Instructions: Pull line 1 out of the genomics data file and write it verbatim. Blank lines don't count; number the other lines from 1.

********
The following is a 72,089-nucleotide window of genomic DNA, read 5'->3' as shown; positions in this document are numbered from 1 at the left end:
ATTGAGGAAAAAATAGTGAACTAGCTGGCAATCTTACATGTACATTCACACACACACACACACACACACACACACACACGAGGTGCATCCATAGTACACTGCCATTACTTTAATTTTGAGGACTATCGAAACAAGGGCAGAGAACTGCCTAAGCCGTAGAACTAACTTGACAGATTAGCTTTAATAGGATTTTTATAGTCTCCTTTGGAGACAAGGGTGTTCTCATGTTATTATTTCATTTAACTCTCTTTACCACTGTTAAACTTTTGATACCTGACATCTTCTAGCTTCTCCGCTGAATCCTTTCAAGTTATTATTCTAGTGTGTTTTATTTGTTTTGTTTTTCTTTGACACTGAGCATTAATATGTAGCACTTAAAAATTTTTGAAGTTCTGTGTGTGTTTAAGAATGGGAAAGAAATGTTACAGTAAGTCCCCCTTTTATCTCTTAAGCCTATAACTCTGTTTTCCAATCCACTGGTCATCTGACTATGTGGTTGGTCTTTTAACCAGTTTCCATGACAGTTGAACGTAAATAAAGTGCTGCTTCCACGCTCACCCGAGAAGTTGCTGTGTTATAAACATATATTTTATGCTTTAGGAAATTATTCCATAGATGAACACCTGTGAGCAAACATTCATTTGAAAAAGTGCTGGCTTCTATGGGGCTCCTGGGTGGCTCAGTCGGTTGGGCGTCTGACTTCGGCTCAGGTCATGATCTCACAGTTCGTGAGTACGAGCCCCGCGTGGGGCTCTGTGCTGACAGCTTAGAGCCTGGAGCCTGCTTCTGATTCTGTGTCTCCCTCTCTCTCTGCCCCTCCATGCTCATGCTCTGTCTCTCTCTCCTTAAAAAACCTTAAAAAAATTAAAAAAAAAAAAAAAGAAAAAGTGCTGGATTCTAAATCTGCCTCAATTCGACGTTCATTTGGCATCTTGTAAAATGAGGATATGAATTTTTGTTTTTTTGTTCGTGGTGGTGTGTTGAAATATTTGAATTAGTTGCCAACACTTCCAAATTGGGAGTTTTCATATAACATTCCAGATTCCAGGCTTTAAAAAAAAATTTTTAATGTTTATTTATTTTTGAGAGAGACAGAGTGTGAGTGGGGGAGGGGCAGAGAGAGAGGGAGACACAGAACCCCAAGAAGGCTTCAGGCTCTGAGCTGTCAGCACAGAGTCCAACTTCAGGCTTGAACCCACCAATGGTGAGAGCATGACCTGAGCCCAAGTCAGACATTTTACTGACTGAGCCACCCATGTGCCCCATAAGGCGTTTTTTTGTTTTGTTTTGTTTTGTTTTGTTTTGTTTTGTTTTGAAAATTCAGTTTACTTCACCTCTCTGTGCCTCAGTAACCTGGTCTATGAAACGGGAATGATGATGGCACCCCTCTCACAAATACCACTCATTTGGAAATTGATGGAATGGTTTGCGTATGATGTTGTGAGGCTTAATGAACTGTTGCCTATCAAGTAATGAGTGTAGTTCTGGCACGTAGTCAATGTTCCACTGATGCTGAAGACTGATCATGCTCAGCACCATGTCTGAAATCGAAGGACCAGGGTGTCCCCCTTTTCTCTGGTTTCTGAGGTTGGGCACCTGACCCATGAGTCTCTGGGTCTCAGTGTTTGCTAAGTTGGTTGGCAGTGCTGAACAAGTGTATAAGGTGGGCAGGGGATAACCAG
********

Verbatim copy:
The following is a 72,089-nucleotide window of genomic DNA, read 5'->3' as shown; positions in this document are numbered from 1 at the left end: